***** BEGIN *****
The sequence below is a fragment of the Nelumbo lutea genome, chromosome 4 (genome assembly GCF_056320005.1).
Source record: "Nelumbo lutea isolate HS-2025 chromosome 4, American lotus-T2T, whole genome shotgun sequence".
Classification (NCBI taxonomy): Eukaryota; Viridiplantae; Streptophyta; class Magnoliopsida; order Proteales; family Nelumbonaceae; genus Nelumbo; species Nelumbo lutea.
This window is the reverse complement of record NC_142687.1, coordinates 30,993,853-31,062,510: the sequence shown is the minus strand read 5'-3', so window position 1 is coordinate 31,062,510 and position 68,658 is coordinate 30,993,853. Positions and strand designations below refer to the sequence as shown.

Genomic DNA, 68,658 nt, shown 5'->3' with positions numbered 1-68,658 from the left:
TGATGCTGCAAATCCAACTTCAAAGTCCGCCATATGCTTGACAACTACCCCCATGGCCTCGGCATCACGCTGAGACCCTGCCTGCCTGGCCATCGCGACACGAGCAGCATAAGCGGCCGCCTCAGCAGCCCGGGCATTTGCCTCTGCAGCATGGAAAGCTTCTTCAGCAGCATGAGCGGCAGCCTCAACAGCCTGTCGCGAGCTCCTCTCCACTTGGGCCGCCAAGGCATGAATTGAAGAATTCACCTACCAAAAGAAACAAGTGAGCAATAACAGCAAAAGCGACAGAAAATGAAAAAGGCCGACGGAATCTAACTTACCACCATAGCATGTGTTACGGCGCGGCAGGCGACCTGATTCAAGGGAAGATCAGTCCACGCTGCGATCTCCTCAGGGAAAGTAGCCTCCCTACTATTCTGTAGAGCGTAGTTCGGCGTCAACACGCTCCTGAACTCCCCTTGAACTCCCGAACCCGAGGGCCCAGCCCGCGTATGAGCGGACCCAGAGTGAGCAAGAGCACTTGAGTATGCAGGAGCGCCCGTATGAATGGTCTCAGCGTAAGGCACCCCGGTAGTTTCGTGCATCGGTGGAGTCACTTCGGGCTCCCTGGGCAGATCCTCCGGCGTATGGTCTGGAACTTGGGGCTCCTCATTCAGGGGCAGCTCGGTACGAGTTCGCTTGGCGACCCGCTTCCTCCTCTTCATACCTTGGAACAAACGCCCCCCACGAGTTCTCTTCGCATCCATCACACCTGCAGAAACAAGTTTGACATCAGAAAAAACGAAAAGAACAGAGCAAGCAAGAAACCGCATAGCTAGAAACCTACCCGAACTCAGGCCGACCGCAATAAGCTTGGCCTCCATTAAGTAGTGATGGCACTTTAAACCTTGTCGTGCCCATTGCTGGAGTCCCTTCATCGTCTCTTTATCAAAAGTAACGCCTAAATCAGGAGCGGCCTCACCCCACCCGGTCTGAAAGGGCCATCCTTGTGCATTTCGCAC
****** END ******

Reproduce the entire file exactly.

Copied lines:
The sequence below is a fragment of the Nelumbo lutea genome, chromosome 4 (genome assembly GCF_056320005.1).
Source record: "Nelumbo lutea isolate HS-2025 chromosome 4, American lotus-T2T, whole genome shotgun sequence".
Classification (NCBI taxonomy): Eukaryota; Viridiplantae; Streptophyta; class Magnoliopsida; order Proteales; family Nelumbonaceae; genus Nelumbo; species Nelumbo lutea.
This window is the reverse complement of record NC_142687.1, coordinates 30,993,853-31,062,510: the sequence shown is the minus strand read 5'-3', so window position 1 is coordinate 31,062,510 and position 68,658 is coordinate 30,993,853. Positions and strand designations below refer to the sequence as shown.

Genomic DNA, 68,658 nt, shown 5'->3' with positions numbered 1-68,658 from the left:
TGATGCTGCAAATCCAACTTCAAAGTCCGCCATATGCTTGACAACTACCCCCATGGCCTCGGCATCACGCTGAGACCCTGCCTGCCTGGCCATCGCGACACGAGCAGCATAAGCGGCCGCCTCAGCAGCCCGGGCATTTGCCTCTGCAGCATGGAAAGCTTCTTCAGCAGCATGAGCGGCAGCCTCAACAGCCTGTCGCGAGCTCCTCTCCACTTGGGCCGCCAAGGCATGAATTGAAGAATTCACCTACCAAAAGAAACAAGTGAGCAATAACAGCAAAAGCGACAGAAAATGAAAAAGGCCGACGGAATCTAACTTACCACCATAGCATGTGTTACGGCGCGGCAGGCGACCTGATTCAAGGGAAGATCAGTCCACGCTGCGATCTCCTCAGGGAAAGTAGCCTCCCTACTATTCTGTAGAGCGTAGTTCGGCGTCAACACGCTCCTGAACTCCCCTTGAACTCCCGAACCCGAGGGCCCAGCCCGCGTATGAGCGGACCCAGAGTGAGCAAGAGCACTTGAGTATGCAGGAGCGCCCGTATGAATGGTCTCAGCGTAAGGCACCCCGGTAGTTTCGTGCATCGGTGGAGTCACTTCGGGCTCCCTGGGCAGATCCTCCGGCGTATGGTCTGGAACTTGGGGCTCCTCATTCAGGGGCAGCTCGGTACGAGTTCGCTTGGCGACCCGCTTCCTCCTCTTCATACCTTGGAACAAACGCCCCCCACGAGTTCTCTTCGCATCCATCACACCTGCAGAAACAAGTTTGACATCAGAAAAAACGAAAAGAACAGAGCAAGCAAGAAACCGCATAGCTAGAAACCTACCCGAACTCAGGCCGACCGCAATAAGCTTGGCCTCCATTAAGTAGTGATGGCACTTTAAACCTTGTCGTGCCCATTGCTGGAGTCCCTTCATCGTCTCTTTATCAAAAGTAACGCCTAAATCAGGAGCGGCCTCACCCCACCCGGTCTGAAAGGGCCATCCTTGTGCATTTCGCAC